Jefferson County Commissioners have approved a forgivable $ 150,000 loan to the Fort Warden Community Development Agency, which will be used to study what is needed to convert the old barracks into a workers’ dormitory at the fort.
Commissioners initially approved a $ 150,000 grant for the same project in 2019, but the KPC never used the grant and it expired.
Although the initial $ 150,000 request was approved as a grant two years ago, Fort Worden PDA chief executive David Timmons has since asked for it again as a forgivable loan, which would be converted into a grant if the organization could provide some funding. goals.
Funding will be used to fully verify Building 203. to identify repair needs. The ten-year loan will be structured so that interest is deferred for the first three years with interest and principal payments for the remaining seven years of the project if KPC ultimately decides not to carry out renovations.
If the project is funded within the first three years, the loan will be forgiven.
The renovation will provide sleeping areas on the ground floor for 32-64 seasonal employees and students, and up to 100 beds on the second floor, which will be used for large group events that Centrum and other organizations host at the fort.
The KPC plans to receive historic tax breaks similar to those used for the Makers Square project to pay for repairs.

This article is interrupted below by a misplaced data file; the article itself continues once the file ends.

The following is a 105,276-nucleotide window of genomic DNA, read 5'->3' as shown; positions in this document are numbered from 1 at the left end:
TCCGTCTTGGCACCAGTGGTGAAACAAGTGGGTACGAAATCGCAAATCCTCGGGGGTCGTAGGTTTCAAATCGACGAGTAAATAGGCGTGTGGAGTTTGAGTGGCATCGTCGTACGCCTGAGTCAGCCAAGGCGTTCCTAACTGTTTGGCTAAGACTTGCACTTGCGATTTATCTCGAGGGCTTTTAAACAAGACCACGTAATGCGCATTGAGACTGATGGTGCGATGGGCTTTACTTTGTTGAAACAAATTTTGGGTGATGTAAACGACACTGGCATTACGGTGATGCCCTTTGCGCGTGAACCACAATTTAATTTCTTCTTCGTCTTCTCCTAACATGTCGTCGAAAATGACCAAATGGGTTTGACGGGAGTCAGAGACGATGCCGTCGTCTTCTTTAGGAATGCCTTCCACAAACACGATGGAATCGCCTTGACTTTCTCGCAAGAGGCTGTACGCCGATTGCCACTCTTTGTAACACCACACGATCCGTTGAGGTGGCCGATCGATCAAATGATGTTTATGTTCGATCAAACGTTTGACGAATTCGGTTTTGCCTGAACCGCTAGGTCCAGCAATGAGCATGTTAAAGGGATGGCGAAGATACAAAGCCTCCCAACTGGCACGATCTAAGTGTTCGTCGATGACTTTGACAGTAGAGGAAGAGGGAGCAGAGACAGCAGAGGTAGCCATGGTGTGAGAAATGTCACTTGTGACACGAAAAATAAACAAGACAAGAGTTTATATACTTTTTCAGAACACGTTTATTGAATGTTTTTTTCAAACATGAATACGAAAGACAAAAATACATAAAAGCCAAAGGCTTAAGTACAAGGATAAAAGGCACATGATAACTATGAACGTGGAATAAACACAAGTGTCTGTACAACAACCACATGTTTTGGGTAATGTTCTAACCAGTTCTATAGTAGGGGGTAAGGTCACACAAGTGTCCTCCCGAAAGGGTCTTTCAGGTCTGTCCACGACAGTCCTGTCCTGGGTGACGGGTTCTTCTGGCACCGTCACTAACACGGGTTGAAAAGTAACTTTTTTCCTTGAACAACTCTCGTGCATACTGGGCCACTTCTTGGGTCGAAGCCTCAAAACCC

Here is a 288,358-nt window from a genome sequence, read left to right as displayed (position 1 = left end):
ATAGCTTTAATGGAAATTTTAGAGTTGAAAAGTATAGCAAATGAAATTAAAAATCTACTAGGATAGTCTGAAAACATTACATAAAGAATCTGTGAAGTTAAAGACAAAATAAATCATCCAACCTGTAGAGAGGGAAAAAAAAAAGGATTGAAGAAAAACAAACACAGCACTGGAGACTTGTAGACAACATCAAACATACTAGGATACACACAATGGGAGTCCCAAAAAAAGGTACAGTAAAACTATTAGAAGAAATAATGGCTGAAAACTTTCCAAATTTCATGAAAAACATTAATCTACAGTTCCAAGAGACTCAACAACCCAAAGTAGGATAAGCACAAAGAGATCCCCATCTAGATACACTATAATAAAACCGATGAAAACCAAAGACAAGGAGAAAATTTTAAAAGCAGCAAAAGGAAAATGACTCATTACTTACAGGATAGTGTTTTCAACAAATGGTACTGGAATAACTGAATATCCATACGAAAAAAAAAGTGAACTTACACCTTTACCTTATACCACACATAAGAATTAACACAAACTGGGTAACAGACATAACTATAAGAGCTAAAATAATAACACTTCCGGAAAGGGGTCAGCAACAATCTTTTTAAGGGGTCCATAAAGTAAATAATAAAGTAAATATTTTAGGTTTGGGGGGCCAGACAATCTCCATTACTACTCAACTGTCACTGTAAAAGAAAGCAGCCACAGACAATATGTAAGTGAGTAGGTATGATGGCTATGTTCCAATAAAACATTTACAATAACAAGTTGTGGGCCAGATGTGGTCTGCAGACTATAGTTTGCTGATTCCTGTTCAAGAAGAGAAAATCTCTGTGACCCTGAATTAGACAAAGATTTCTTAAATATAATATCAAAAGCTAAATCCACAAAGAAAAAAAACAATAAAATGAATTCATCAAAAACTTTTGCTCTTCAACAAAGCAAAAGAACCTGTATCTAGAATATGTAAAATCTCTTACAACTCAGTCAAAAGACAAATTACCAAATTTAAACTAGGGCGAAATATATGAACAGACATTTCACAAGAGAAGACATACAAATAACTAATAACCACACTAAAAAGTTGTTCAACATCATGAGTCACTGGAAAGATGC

The building’s renovation is currently estimated at $ 9 million, Timmons said, with a third of it coming from tax breaks.
The 19,344-square-foot century-old barracks has 32 bedrooms and
Capacity 136 people. The interior was converted into a juvenile correctional facility earlier in the 1960s, but the electrical, plumbing and heating systems are outdated.
The County Public Infrastructure Fund Board met earlier this month to review the funding request and recommend loan approval.
The loan request did cause some concern before it was approved by the commissioners on Monday.
Tom Thirsh said the Fort Worden PDA has been on the brink of financial ruin since last year due to lower revenues amid the COVID-19 pandemic and debts caused by transferring money earmarked for construction projects to day-to-day expenses. daytime transactions – no government money should be given away until the CCP has cleaned up its financial house.
The PDA is currently being reviewed by the State Auditor and the results of the fraud investigation have not yet been published.
“If you give them a loan, do you really think they will pay it back?” Tirsh asked the commissars. “The CCP, as far as I understand, does not deserve anything in terms of government funding until they pass a clean check.”
“This organization is an example of misconduct, malfeasance, misappropriation of public funds,” he said.
“This place is a complete mess. He doesn’t deserve any support from public funds until they get their finances in order.
“People who screw up have serious consequences; The board and everyone else who makes decisions about this, ”he added.
Thirsh urged the board to reject the public infrastructure loan request.
“This is just the wrong thing to do at the moment,” he said.
After further discussion of the loan application, the committee members voted to approve the loan.
“I thank them for taking on this,” said Commissioner Heidi Eisenhour of the renovation project.